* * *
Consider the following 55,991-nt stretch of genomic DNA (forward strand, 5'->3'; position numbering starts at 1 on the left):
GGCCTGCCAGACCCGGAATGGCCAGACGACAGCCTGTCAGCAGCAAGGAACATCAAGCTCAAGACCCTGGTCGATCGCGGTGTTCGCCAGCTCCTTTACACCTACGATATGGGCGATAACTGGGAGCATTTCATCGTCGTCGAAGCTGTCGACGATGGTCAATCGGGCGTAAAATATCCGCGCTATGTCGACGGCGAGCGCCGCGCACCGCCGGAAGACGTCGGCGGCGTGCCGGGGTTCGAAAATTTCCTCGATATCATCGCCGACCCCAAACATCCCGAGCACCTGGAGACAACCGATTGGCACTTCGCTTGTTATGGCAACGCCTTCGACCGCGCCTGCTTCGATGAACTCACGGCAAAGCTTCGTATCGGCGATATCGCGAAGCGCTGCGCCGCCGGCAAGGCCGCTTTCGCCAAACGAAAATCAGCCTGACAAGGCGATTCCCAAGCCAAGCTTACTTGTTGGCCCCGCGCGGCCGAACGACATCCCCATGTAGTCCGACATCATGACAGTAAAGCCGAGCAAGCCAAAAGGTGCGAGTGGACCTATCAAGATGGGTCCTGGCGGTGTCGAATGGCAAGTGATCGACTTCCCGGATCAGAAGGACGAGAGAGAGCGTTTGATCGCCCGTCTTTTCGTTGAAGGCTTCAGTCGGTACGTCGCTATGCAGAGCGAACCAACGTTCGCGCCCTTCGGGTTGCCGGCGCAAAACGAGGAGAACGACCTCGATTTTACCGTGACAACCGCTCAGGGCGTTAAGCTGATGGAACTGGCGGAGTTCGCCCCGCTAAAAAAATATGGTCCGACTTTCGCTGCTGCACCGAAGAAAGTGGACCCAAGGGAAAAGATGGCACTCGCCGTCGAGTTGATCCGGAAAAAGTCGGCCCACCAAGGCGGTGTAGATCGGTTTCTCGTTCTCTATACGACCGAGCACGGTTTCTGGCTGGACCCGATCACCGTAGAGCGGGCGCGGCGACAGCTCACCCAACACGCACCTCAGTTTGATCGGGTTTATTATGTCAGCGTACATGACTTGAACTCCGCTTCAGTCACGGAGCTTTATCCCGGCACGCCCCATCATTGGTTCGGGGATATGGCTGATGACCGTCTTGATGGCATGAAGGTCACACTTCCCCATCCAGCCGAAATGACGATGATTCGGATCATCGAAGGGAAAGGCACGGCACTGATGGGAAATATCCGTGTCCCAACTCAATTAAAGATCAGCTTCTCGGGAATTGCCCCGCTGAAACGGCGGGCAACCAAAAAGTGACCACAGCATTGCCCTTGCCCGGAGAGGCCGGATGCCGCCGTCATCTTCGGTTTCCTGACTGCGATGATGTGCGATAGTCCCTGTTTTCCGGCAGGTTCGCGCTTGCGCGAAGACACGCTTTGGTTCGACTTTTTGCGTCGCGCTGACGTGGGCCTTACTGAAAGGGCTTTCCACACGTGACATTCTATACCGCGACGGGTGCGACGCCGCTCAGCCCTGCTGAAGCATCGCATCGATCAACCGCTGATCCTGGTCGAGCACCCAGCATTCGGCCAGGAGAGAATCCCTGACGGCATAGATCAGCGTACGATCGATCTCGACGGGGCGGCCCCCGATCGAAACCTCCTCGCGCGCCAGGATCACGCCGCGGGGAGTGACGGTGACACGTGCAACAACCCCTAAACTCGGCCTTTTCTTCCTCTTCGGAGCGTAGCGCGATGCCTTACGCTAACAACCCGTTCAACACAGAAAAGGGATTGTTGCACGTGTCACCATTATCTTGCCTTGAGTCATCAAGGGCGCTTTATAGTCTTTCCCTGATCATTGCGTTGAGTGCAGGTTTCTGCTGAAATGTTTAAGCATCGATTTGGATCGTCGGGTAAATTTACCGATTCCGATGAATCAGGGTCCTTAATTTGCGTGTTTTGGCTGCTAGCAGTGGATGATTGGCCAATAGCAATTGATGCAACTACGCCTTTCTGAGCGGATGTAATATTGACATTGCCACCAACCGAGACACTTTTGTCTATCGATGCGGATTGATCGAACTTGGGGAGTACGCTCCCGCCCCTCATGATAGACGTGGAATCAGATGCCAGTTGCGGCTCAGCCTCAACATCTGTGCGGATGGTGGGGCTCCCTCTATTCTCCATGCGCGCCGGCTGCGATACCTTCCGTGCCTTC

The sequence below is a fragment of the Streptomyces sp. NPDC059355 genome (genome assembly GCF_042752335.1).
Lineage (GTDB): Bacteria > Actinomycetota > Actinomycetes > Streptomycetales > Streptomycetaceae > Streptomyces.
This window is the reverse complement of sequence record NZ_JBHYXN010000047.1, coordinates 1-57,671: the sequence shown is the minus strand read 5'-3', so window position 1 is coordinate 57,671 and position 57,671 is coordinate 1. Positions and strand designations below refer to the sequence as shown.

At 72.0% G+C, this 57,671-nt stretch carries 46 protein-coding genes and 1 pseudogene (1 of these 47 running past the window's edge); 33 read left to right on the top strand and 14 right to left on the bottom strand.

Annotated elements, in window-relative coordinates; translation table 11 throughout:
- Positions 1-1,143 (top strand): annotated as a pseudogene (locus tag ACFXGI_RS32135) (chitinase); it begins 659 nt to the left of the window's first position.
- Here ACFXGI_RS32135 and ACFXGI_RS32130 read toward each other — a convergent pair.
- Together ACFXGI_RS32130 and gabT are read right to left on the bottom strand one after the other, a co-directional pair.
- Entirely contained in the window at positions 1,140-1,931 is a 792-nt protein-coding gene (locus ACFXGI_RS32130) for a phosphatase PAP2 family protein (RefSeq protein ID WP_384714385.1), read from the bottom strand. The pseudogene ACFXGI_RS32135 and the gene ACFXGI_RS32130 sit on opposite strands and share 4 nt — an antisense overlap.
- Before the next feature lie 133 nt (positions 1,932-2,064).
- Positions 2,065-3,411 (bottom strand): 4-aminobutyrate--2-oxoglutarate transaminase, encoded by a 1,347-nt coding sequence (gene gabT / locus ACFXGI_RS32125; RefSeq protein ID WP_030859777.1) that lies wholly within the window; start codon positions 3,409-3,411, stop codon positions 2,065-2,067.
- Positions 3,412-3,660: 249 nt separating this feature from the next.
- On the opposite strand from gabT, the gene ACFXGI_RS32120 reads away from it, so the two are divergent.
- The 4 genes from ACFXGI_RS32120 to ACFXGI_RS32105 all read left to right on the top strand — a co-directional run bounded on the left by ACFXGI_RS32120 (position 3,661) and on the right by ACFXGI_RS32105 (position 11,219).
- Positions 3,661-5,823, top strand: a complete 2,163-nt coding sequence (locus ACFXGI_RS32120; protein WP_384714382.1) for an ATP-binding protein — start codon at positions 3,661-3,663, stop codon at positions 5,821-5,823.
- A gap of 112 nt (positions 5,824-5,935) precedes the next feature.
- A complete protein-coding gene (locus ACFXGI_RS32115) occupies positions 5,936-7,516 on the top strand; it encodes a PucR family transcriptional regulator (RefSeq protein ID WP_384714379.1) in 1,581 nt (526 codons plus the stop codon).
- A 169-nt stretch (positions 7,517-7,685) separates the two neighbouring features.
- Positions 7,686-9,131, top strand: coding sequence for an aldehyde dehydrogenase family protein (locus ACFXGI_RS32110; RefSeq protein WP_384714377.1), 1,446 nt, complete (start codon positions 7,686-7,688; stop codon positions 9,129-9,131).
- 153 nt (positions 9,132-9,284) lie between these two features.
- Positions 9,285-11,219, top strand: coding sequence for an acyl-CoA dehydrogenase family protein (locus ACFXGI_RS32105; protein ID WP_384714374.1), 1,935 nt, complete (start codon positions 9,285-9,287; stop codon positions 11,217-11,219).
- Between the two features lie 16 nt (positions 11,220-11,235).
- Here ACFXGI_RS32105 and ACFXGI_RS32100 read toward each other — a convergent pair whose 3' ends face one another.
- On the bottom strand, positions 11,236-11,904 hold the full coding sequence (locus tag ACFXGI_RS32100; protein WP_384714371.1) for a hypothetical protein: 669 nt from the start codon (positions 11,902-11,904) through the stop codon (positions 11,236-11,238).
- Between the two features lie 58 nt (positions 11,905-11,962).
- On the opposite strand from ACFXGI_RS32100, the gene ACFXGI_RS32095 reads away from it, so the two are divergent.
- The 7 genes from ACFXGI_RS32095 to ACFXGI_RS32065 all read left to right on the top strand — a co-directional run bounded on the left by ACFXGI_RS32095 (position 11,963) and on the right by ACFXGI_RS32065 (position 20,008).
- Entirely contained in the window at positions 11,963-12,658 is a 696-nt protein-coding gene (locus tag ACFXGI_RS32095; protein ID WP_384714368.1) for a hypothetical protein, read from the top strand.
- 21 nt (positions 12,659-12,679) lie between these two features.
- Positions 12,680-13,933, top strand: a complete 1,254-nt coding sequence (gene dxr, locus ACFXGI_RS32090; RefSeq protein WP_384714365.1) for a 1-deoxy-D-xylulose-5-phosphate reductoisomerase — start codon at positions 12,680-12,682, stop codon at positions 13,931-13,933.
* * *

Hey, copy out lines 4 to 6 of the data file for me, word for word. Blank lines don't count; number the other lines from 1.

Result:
Lineage (GTDB): Bacteria > Actinomycetota > Actinomycetes > Streptomycetales > Streptomycetaceae > Streptomyces.
This window is the reverse complement of sequence record NZ_JBHYXN010000047.1, coordinates 1-57,671: the sequence shown is the minus strand read 5'-3', so window position 1 is coordinate 57,671 and position 57,671 is coordinate 1. Positions and strand designations below refer to the sequence as shown.

At 72.0% G+C, this 57,671-nt stretch carries 46 protein-coding genes and 1 pseudogene (1 of these 47 running past the window's edge); 33 read left to right on the top strand and 14 right to left on the bottom strand.